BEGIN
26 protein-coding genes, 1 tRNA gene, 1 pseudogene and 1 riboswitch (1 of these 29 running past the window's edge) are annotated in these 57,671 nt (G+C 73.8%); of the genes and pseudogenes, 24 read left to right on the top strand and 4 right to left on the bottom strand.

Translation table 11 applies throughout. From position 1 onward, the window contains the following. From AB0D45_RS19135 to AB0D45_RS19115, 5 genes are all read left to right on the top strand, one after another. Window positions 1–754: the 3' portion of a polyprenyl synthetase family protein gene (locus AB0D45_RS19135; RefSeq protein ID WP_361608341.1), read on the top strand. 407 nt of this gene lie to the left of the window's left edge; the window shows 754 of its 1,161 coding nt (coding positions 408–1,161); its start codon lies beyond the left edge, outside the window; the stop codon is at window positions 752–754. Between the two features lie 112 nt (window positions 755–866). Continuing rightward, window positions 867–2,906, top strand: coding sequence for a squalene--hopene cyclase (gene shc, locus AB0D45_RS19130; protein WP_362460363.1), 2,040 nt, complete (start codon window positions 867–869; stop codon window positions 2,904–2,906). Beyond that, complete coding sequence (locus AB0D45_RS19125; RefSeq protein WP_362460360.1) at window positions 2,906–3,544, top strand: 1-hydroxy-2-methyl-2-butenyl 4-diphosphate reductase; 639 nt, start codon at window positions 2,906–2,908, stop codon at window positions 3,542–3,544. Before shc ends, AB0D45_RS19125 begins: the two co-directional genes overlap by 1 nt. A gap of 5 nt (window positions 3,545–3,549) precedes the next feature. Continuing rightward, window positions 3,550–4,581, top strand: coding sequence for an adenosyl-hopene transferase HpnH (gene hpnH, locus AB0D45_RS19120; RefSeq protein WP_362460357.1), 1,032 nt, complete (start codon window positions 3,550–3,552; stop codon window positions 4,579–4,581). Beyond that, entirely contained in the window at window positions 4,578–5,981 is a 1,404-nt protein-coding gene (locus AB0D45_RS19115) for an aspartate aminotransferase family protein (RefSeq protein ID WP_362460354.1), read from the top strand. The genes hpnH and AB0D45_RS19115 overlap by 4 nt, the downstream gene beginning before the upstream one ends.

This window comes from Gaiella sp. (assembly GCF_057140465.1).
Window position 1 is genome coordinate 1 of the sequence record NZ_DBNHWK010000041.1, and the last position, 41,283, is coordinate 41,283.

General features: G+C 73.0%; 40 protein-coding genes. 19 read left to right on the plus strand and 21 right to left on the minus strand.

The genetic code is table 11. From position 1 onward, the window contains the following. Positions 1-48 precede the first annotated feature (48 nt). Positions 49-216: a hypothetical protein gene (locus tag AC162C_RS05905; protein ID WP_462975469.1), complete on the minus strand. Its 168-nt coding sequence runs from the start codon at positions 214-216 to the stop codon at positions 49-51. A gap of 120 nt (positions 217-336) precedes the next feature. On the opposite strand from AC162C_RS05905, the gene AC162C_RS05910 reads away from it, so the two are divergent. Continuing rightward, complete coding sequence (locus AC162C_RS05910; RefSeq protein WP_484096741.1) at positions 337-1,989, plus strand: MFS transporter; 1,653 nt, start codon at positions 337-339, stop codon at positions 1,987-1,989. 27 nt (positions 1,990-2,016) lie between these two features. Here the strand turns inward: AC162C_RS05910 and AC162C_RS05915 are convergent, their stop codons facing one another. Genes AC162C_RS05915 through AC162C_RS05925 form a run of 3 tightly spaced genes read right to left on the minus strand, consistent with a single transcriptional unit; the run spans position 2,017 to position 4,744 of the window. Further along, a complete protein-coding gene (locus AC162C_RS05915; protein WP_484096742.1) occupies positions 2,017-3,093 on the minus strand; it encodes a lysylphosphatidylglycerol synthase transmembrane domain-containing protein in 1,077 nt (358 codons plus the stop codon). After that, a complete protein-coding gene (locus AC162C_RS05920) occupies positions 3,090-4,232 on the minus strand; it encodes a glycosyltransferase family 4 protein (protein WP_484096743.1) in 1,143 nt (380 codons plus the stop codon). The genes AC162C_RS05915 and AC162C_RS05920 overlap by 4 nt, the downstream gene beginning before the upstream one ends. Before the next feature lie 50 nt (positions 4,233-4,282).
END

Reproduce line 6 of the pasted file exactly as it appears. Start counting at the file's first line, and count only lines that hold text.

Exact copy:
The genetic code is table 11. From position 1 onward, the window contains the following. Positions 1-48 precede the first annotated feature (48 nt). Positions 49-216: a hypothetical protein gene (locus tag AC162C_RS05905; protein ID WP_462975469.1), complete on the minus strand. Its 168-nt coding sequence runs from the start codon at positions 214-216 to the stop codon at positions 49-51. A gap of 120 nt (positions 217-336) precedes the next feature. On the opposite strand from AC162C_RS05905, the gene AC162C_RS05910 reads away from it, so the two are divergent. Continuing rightward, complete coding sequence (locus AC162C_RS05910; RefSeq protein WP_484096741.1) at positions 337-1,989, plus strand: MFS transporter; 1,653 nt, start codon at positions 337-339, stop codon at positions 1,987-1,989. 27 nt (positions 1,990-2,016) lie between these two features. Here the strand turns inward: AC162C_RS05910 and AC162C_RS05915 are convergent, their stop codons facing one another. Genes AC162C_RS05915 through AC162C_RS05925 form a run of 3 tightly spaced genes read right to left on the minus strand, consistent with a single transcriptional unit; the run spans position 2,017 to position 4,744 of the window. Further along, a complete protein-coding gene (locus AC162C_RS05915; protein WP_484096742.1) occupies positions 2,017-3,093 on the minus strand; it encodes a lysylphosphatidylglycerol synthase transmembrane domain-containing protein in 1,077 nt (358 codons plus the stop codon). After that, a complete protein-coding gene (locus AC162C_RS05920) occupies positions 3,090-4,232 on the minus strand; it encodes a glycosyltransferase family 4 protein (protein WP_484096743.1) in 1,143 nt (380 codons plus the stop codon). The genes AC162C_RS05915 and AC162C_RS05920 overlap by 4 nt, the downstream gene beginning before the upstream one ends. Before the next feature lie 50 nt (positions 4,233-4,282).